Kathleen Hanna has a 20-year-long career of writing smart, incisive, political music, yet she still runs up against the stereotype that she’s “that riot grrl chick.” If she is, then Dylan was just “that anti-war dude,” Woody Guthrie was just “that Communist guy,” and Ian McKaye is “the dude who doesn’t drink.” But Hanna has done more for many, many young women (including this one) than she’ll ever know. Her impact on a generation of girls who came up in that sweet spot of the ’90s and went forward is profound, and even if she’s not the most famous face of third-wave feminism, her work has the most lasting meaning of any of its most important documents.
But the more people try to box her in, the more Hanna pivots, going from raw punk with Bikini Kill to busted DIY synth pop with Julie Ruin to electroclashy dance-pop with Le Tigre. After taking some time to work on other projects, including a film about her called The Punk Singer, Hanna is back to making music with a new Julie Ruin record, Run Fast. Cortney Harding met up with Hanna to talk about her life in punk through the songs she wrote.
I was living in D.C. and spending a lot of time at a house called the Embassy House, where my bandmates and a bunch of other musicians lived. I can say I wrote it there, in the basement, but the song almost wrote itself. It’s like there was something in the air in 1992 in D.C. and I just reached out and grabbed it. In a way, I don’t even feel like I can take credit for it. It was never meant to be a song about “riot grrl,” necessarily; we didn’t use that term, the press named it that. It’s really about this mix of envy and excitement you feel towards certain women.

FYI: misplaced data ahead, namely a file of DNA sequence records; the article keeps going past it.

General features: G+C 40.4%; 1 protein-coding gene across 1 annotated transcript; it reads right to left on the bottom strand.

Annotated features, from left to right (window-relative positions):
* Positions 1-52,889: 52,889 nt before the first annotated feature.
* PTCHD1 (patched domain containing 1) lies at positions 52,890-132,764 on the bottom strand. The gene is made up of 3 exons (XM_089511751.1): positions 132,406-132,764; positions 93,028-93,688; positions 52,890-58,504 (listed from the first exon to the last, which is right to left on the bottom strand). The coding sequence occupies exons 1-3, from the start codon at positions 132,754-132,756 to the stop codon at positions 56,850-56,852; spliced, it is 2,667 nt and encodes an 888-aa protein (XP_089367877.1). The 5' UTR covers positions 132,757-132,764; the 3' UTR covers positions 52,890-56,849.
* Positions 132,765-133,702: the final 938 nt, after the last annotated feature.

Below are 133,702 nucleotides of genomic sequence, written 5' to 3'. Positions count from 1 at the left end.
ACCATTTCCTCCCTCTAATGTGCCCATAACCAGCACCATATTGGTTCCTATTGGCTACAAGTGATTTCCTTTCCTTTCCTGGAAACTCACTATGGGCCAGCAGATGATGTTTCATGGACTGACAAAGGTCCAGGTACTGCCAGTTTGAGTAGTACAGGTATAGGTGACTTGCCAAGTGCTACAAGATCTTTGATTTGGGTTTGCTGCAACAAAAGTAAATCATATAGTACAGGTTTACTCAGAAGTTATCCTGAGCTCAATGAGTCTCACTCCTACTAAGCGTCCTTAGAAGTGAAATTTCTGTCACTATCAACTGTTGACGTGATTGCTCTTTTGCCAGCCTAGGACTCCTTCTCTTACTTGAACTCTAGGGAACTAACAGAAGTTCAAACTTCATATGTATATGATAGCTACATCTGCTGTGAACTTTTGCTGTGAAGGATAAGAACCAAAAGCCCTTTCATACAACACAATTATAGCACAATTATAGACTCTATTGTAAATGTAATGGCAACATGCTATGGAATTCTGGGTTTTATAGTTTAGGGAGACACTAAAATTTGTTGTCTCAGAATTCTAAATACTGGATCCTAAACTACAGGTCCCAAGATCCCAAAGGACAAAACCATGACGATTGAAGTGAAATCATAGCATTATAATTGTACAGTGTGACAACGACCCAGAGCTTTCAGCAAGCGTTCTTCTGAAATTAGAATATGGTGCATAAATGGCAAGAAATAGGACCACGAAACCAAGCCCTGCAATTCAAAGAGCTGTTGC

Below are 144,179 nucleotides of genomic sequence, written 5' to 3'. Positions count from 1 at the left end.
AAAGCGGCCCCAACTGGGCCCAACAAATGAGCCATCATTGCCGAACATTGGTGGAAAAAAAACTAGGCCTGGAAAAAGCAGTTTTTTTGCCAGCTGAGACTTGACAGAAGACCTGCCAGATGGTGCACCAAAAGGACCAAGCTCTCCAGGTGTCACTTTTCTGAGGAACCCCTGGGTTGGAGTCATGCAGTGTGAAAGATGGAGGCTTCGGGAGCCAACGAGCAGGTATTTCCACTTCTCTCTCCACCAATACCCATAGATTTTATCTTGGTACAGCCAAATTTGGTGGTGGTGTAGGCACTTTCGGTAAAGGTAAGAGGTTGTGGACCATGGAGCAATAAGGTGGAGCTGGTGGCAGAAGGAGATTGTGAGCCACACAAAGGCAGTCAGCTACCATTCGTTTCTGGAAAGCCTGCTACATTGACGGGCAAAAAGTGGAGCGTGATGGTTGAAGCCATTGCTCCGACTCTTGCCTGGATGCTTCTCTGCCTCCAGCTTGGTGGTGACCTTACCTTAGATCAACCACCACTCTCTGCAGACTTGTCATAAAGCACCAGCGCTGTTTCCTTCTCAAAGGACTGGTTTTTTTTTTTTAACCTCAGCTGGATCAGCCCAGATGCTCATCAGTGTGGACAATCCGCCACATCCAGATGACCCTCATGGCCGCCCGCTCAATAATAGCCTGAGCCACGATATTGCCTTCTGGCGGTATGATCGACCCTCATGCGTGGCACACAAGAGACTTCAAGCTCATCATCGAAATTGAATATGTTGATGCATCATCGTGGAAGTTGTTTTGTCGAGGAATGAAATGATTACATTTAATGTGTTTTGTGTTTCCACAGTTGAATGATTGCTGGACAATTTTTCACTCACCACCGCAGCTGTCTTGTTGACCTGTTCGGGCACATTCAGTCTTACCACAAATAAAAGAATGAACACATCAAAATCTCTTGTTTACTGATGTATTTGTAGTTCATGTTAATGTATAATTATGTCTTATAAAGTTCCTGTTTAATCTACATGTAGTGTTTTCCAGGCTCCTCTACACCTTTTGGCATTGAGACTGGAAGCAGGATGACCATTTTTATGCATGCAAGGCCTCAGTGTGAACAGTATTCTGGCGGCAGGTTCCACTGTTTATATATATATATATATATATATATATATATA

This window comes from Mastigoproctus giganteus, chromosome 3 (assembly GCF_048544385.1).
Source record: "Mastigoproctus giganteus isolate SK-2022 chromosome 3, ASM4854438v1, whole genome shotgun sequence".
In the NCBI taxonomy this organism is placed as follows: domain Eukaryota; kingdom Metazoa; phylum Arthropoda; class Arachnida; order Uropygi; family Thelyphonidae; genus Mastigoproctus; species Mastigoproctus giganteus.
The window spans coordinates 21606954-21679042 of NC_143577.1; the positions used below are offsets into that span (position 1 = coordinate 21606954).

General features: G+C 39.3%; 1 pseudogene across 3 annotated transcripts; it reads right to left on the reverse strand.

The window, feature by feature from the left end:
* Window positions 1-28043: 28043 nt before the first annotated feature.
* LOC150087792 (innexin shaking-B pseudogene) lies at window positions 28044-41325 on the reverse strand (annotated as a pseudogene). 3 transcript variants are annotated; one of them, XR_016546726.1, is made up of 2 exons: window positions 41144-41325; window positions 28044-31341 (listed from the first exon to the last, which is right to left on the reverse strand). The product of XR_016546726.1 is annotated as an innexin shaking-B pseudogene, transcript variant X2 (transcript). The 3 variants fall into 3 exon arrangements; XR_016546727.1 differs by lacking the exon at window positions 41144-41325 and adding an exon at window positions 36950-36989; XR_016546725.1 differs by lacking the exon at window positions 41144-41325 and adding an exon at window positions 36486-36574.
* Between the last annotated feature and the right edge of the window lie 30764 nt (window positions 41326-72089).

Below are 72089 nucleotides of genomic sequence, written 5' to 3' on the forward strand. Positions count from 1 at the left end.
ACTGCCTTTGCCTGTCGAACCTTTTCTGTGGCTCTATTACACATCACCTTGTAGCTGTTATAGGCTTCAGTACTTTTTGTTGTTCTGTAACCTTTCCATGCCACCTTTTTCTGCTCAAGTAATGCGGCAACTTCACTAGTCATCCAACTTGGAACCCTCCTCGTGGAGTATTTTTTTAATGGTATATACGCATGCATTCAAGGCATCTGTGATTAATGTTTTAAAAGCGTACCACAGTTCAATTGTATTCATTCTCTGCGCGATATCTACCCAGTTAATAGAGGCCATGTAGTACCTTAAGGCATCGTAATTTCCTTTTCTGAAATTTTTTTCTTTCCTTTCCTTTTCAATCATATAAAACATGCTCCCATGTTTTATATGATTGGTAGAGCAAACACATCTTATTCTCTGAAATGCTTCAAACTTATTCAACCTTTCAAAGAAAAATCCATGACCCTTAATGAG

There was an incident where a magazine wrote a negative review of our record, then after they heard that Thurston Moore liked us, went back and wrote a different, more positive review. Then there was another situation where we played a show in Hawaii and a woman wrote a terrible review — she said that I was confused and acting out abuse I had suffered on stage and she made us sound really stupid. But one of the points I was trying to make was that you can talk like a Valley Girl and still be a smart person; it’s all about recognizing the contradictions you have to live with if you’re any sort of marginalized person.
I had been wanting to do a more spoken-word-, performance-art-type of piece and doing this was also an opportunity to respond back and take control of this bad review. It was also a way to work through everything that was happening with Sonic Youth — they loved us and supported us and I appreciated the attention and help, because for a while it seemed like everybody hated us and it’s hard to be on stage and just be hated. But there was also the idea that we needed the stamp of male approval to be liked by anyone. The idea that men are the arbiters of taste; I remember for a while in Olympia if Calvin Johnson danced at your show, it meant your band had made it in some way. So while Thurston helped us and we appreciated it, I always wondered why it had to take a man’s approval to change how people thought.